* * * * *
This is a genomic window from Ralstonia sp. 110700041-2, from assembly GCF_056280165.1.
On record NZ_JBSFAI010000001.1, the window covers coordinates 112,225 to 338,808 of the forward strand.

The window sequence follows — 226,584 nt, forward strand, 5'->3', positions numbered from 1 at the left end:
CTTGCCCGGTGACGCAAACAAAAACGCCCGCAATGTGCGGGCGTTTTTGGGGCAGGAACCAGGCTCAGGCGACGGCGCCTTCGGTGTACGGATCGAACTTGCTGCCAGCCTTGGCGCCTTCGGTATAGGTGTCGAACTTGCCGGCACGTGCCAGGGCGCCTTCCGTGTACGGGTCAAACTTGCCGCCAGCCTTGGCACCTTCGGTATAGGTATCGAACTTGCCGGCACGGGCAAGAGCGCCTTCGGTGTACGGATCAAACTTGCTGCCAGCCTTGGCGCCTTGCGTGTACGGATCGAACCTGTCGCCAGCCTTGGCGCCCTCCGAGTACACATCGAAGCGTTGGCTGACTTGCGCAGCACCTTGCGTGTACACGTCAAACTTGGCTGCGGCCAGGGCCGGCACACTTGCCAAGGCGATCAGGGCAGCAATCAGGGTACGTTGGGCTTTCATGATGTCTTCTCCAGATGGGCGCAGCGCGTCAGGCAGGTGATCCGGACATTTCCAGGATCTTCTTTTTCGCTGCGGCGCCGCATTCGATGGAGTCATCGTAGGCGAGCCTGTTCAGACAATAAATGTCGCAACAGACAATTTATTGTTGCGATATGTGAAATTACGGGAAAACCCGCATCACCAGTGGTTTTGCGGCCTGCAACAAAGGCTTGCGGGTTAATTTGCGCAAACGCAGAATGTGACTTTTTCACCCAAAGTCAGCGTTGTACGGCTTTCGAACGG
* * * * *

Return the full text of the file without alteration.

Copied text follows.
This is a genomic window from Ralstonia sp. 110700041-2, from assembly GCF_056280165.1.
On record NZ_JBSFAI010000001.1, the window covers coordinates 112,225 to 338,808 of the forward strand.

The window sequence follows — 226,584 nt, forward strand, 5'->3', positions numbered from 1 at the left end:
CTTGCCCGGTGACGCAAACAAAAACGCCCGCAATGTGCGGGCGTTTTTGGGGCAGGAACCAGGCTCAGGCGACGGCGCCTTCGGTGTACGGATCGAACTTGCTGCCAGCCTTGGCGCCTTCGGTATAGGTGTCGAACTTGCCGGCACGTGCCAGGGCGCCTTCCGTGTACGGGTCAAACTTGCCGCCAGCCTTGGCACCTTCGGTATAGGTATCGAACTTGCCGGCACGGGCAAGAGCGCCTTCGGTGTACGGATCAAACTTGCTGCCAGCCTTGGCGCCTTGCGTGTACGGATCGAACCTGTCGCCAGCCTTGGCGCCCTCCGAGTACACATCGAAGCGTTGGCTGACTTGCGCAGCACCTTGCGTGTACACGTCAAACTTGGCTGCGGCCAGGGCCGGCACACTTGCCAAGGCGATCAGGGCAGCAATCAGGGTACGTTGGGCTTTCATGATGTCTTCTCCAGATGGGCGCAGCGCGTCAGGCAGGTGATCCGGACATTTCCAGGATCTTCTTTTTCGCTGCGGCGCCGCATTCGATGGAGTCATCGTAGGCGAGCCTGTTCAGACAATAAATGTCGCAACAGACAATTTATTGTTGCGATATGTGAAATTACGGGAAAACCCGCATCACCAGTGGTTTTGCGGCCTGCAACAAAGGCTTGCGGGTTAATTTGCGCAAACGCAGAATGTGACTTTTTCACCCAAAGTCAGCGTTGTACGGCTTTCGAACGG